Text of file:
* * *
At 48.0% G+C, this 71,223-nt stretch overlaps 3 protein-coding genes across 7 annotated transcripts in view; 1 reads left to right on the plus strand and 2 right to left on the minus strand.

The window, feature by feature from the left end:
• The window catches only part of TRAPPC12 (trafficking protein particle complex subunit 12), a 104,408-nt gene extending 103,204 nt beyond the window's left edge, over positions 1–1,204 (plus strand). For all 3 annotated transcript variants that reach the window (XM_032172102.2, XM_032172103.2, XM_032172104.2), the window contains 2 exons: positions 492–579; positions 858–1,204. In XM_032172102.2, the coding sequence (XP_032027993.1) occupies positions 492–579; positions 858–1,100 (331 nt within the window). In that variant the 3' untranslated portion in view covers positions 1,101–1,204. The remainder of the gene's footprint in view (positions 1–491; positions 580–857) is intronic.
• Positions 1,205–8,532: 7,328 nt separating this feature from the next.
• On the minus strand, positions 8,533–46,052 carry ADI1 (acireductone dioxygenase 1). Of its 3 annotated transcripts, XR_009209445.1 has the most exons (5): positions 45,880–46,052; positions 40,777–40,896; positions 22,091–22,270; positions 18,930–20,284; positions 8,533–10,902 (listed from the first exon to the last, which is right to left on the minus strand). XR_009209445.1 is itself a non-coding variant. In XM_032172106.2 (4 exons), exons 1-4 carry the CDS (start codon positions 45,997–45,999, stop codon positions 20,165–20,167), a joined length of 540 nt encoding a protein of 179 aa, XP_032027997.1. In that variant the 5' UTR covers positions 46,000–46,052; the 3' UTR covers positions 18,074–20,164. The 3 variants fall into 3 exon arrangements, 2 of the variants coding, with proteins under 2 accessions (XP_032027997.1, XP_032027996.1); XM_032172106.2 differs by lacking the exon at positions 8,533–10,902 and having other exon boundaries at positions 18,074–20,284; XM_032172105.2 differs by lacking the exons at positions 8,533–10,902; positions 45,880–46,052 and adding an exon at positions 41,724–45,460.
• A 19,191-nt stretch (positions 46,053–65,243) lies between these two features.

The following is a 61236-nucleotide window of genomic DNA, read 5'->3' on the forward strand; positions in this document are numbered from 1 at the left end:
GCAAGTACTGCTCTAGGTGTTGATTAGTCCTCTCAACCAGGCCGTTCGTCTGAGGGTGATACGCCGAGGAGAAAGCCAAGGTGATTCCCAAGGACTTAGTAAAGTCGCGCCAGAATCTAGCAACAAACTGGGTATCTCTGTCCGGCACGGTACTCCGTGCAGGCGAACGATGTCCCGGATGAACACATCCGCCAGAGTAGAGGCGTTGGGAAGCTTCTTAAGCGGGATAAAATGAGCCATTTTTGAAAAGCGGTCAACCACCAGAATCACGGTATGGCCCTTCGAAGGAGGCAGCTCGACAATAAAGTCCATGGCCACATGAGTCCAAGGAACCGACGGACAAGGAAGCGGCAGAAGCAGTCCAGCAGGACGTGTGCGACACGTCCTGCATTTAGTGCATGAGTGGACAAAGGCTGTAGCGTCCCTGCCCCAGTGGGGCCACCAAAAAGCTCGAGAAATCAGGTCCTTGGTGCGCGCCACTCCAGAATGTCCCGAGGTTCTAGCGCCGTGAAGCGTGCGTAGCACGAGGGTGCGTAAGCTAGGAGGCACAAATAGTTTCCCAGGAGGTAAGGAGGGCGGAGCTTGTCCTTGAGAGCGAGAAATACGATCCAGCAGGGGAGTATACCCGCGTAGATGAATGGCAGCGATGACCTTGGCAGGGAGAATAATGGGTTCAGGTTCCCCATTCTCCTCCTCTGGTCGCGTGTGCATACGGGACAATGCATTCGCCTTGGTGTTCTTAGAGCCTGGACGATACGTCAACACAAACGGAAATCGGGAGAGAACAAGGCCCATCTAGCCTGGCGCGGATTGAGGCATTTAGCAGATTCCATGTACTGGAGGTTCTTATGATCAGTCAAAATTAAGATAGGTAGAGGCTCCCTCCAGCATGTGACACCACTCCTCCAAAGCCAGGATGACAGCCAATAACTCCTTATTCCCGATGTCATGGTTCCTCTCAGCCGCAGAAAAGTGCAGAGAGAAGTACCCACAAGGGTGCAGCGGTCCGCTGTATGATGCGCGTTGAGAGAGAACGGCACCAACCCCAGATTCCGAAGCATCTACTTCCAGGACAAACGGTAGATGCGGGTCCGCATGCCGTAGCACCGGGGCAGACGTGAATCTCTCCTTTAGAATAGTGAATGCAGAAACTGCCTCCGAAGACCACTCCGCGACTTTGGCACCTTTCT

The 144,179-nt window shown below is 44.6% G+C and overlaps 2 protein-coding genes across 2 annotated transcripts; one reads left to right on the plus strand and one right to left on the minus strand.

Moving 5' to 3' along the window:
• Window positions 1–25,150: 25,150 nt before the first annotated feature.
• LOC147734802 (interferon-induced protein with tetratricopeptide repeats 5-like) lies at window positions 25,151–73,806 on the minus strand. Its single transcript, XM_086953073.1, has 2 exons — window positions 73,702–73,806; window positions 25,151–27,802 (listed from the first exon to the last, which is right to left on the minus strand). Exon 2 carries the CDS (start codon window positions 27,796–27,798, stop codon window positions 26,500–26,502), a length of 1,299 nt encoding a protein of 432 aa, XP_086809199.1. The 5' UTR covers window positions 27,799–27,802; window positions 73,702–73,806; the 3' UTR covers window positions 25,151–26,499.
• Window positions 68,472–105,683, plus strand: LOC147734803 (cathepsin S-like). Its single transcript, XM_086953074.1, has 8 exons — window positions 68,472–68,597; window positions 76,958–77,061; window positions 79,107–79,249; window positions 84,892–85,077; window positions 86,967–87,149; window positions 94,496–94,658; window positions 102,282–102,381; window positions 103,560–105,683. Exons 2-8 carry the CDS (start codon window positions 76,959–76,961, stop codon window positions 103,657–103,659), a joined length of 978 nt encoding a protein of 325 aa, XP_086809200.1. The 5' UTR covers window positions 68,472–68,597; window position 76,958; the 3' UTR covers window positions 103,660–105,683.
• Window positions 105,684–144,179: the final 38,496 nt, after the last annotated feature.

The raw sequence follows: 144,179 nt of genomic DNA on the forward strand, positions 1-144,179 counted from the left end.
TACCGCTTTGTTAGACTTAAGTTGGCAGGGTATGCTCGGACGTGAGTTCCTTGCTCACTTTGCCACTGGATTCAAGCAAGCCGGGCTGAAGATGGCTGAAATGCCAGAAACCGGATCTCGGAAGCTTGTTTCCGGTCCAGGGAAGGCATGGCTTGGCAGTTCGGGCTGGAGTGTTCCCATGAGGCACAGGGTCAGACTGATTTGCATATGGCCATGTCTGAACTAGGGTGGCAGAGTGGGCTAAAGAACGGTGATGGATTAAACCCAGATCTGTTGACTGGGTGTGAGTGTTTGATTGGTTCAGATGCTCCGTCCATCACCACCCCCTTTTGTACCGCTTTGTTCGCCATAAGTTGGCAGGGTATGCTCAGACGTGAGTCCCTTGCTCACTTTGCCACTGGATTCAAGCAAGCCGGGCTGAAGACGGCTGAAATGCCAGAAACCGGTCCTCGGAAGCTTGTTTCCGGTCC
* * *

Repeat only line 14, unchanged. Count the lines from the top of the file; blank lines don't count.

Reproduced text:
• Window positions 105,684–144,179: the final 38,496 nt, after the last annotated feature.